Jim Callaghan CCM worked at IBM for 25 years before embarking on a career in club management, firstly taking up the role of Secretary at Largs GC, then General Manager at Bothwell Castle GC before moving onto his current role as General Manager at Haggs Castle GC. Jim gained his CCM in 2010 and is a big advocate of CMAE in Scotland having been President of the CMAE Scottish Region in addition to sitting on the CMAE European Board.
Here Jim tells us the value of having a strong network behind you and how being a good golfer is not the be all and end all in managing a golf club!
Can you tell us how and why you became involved in the CMAE?
I enrolled on a week long Club Management Course at Elmwood college in 2006 and there were 12 of us in the class. The attendees were David Roy, Kevin Fish, Niall Flanagan, David Balden, Conrad Winter, Peter Burt, Kevin Liddle, Paul McGlynn, Kevin MacKay, Iain Trotter, Dave Bingham and myself. During that week CMAE was mentioned as an organisation that provides education for Club Managers and I think we all asked for application forms. I was looking for more in depth club manager education than was available through the GCMA so I joined CMAE in 2006 and attended my first CMAA World Conference in 2007 in Anaheim with David Roy, Kevin Fish and Niall Flanagan.
It was a real eye opener and I would go as far as saying it was almost life changing. I realised that this education would change my way of thinking and would open up opportunities to further my career. I worked for IBM for 25 years prior to coming into club management and was never really interested in further education. Now I saw that I was in charge of my future and education and qualifications were the way forward.
You are a talented golfer, winning club championships at more than one club. Does being such a good golfer have any advantages in club management?
To be honest, I don’t think so. There is an old adage that if you work in golf, you play less golf. That is certainly what’s happened in my case. I think having the CCM and an education in Club Management is much more of an advantage with my members than being viewed as a good golfer. I suppose it helps if I am playing golf with some of my members although there is a certain frustration that comes with not being able to hit the shots I used to be able to do!!!
I imagine you have built up a large network of fellow club industry professionals over the years through attending MDP courses and the World and European Conferences. Can you give an example of how having such a strong network can help you in your job?
Having attended 9 CMAA World Conferences, 3 European Conferences, 3 BMI Internationals, 3 MDP’s and many education sessions since 2006, I have certainly expanded my network and knowledge base way beyond what would have been possible without CMAE.
In 2014, I realised that I did not have any tournament experience on my CV. At World Conference in February, I spoke to Mike Leemhuis, who at that time was GM at Congressional Country Club and asked if I could come out and work at a PGA Tour event at his Club. Within days, Mike had arranged for myself and James Burns from Milltown in Dublin to go out the Congressional that June. Mike arranged for us to stay in the clubhouse and we had all access passes for the week. We got to see behind the scenes at the Quicken Loans National event and went out with the PGA rules officials and the greens team to see how they set up the course. We also helped in the retail tents and got access to the media tent and shotlink studio.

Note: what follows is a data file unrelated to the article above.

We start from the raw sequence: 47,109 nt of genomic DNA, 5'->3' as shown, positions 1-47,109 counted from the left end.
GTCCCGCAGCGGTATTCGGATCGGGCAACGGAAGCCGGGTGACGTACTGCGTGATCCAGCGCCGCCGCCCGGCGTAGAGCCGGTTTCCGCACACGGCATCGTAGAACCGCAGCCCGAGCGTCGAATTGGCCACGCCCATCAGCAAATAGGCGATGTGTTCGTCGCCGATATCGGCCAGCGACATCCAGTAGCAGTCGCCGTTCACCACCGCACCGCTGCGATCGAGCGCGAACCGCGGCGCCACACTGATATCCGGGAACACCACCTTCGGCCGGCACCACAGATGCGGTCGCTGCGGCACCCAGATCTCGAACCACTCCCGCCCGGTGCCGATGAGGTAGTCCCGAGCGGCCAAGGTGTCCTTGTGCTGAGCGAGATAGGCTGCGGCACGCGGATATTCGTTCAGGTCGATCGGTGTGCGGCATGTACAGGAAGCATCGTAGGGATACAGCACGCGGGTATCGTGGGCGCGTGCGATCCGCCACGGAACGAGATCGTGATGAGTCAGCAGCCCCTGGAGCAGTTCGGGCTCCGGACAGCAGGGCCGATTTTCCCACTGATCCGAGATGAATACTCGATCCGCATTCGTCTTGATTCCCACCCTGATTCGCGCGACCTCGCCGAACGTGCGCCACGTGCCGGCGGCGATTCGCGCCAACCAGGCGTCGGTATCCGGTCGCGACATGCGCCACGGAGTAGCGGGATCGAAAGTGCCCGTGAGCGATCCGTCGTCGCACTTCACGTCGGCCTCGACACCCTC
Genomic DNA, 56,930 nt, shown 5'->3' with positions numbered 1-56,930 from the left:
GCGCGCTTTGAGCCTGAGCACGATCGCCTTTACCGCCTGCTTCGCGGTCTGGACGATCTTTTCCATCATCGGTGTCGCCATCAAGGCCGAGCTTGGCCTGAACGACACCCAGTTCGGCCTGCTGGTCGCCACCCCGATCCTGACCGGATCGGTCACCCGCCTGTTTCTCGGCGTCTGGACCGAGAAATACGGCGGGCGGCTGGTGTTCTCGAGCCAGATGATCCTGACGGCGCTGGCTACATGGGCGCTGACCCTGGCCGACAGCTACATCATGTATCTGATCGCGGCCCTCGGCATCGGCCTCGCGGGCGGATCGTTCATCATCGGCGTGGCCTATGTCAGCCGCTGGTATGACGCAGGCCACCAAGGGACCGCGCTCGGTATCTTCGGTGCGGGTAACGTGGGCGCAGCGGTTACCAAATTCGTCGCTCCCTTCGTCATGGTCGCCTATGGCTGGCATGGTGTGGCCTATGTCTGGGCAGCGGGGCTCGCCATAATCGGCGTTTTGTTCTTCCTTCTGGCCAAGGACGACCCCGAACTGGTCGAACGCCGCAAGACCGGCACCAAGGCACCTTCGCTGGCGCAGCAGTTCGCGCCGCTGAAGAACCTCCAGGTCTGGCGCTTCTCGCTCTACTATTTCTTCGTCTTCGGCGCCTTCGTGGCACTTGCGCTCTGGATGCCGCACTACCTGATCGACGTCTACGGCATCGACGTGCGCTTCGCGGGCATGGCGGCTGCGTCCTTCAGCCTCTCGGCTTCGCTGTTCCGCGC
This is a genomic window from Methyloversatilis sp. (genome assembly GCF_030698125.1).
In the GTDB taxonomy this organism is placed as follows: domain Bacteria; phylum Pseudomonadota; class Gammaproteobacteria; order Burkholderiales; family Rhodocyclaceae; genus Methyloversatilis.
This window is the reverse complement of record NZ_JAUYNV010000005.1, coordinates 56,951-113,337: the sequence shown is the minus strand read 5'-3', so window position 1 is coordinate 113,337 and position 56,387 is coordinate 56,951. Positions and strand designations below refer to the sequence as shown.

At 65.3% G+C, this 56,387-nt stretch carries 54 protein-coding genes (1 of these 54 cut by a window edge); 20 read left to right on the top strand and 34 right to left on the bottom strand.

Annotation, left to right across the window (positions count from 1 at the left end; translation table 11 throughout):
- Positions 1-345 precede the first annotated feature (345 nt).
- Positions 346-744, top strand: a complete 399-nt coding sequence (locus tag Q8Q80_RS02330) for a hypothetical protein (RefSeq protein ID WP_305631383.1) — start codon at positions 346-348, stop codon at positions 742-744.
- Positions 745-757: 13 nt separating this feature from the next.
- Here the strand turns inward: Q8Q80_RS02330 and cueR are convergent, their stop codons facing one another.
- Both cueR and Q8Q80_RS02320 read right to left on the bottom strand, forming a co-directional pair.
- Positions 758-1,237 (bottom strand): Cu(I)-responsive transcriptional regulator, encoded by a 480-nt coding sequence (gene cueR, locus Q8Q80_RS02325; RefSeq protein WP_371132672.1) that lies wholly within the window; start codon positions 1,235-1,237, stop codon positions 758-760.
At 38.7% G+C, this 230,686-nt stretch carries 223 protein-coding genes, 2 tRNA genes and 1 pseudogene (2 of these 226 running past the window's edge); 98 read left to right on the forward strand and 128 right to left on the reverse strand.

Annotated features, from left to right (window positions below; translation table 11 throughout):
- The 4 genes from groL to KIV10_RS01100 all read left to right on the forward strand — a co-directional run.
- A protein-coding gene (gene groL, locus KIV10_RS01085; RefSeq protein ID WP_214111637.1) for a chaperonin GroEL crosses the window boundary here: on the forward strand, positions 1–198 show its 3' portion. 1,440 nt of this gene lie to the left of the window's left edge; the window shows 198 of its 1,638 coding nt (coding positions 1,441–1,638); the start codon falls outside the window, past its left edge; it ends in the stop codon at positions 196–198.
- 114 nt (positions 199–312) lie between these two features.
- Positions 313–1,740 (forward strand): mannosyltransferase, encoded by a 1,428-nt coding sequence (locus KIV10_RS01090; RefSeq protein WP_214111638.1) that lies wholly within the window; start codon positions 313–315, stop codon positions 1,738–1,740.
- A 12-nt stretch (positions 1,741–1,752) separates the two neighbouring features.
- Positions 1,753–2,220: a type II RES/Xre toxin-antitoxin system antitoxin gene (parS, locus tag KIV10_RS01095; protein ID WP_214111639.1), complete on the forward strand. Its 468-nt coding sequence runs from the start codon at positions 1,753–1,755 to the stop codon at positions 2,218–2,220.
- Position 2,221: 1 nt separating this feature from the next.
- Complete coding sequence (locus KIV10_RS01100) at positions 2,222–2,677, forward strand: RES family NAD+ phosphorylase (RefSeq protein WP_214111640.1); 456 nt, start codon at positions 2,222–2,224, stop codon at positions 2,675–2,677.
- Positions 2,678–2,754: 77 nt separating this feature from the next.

It was a fantastic week and a wonderful experience and I can’t thank Mike enough for organising it for us. The staff and the organisation at Congressional were outstanding and the tournament, won by Justin Rose, was a fantastic success.
What was the biggest gap in your knowledge when starting as a club manager at Largs GC and how did CMAE help?
When I started at Largs in January 2003, I had one month with the outgoing Secretary and then I was on my own. While a certain amount of the job is common sense, I enrolled on a night school course on Bookkeeping to learn that aspect of the job. I also went to a number of GCMA meetings but these did not satisfy my need for specific education or to learn more about the job.
What CMAE did for me was to provide education on the 10 core competencies of Club Management. By attending conferences and seminars, my network expanded at a dramatic rate and I was able to contact other managers for advice and help. Attending World Conferences gave me assurance that the issues I faced were not mine alone and were in fact issues faced by managers worldwide. The solutions I learned about could be adapted to suit myself in Largs or someone else in Australia. The larger your network, the easier it is to find solutions to any problem you face.
What advice would you give to anyone starting out their career in club management?
When I embarked on my Club Management journey, there were no MDP courses in the UK or Europe. Thanks to CMAE and to Scottish Golf initially, that pathway is now well established. Anyone coming into the industry should enrol in MDP 1 and take it from there. The people you will meet and the education you will receive, will inspire you to do the best you can, both for your club and for yourself. I doubt if I would still be in Club Management if it wasn’t for CMAE.
Having the education pathway and the friendship of fellow managers and peers, keeps you relevant and grounded. We all get a buzz when we meet up and there is something very special about meeting like minded people in an educational setting. It is inspiring and satisfying, what more can you wish for in your job?